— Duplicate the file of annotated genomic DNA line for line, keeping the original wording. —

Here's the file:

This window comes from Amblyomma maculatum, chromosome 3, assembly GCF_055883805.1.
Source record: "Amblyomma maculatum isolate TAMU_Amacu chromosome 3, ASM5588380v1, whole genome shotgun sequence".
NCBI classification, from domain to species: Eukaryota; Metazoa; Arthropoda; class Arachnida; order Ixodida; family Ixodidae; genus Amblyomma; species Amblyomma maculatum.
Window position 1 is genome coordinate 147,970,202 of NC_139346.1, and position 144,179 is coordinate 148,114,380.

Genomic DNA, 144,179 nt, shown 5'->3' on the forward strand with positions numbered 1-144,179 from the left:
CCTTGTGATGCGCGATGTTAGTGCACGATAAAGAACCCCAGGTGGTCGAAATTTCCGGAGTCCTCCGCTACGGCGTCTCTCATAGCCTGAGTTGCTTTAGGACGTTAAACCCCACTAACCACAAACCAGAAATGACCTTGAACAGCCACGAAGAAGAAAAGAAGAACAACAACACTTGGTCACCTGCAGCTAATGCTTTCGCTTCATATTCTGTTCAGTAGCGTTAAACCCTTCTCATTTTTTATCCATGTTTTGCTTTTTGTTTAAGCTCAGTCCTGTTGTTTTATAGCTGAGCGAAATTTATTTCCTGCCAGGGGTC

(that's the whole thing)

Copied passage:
This window comes from Amblyomma maculatum, chromosome 3, assembly GCF_055883805.1.
Source record: "Amblyomma maculatum isolate TAMU_Amacu chromosome 3, ASM5588380v1, whole genome shotgun sequence".
NCBI classification, from domain to species: Eukaryota; Metazoa; Arthropoda; class Arachnida; order Ixodida; family Ixodidae; genus Amblyomma; species Amblyomma maculatum.
Window position 1 is genome coordinate 147,970,202 of NC_139346.1, and position 144,179 is coordinate 148,114,380.

Genomic DNA, 144,179 nt, shown 5'->3' on the forward strand with positions numbered 1-144,179 from the left:
CCTTGTGATGCGCGATGTTAGTGCACGATAAAGAACCCCAGGTGGTCGAAATTTCCGGAGTCCTCCGCTACGGCGTCTCTCATAGCCTGAGTTGCTTTAGGACGTTAAACCCCACTAACCACAAACCAGAAATGACCTTGAACAGCCACGAAGAAGAAAAGAAGAACAACAACACTTGGTCACCTGCAGCTAATGCTTTCGCTTCATATTCTGTTCAGTAGCGTTAAACCCTTCTCATTTTTTATCCATGTTTTGCTTTTTGTTTAAGCTCAGTCCTGTTGTTTTATAGCTGAGCGAAATTTATTTCCTGCCAGGGGTC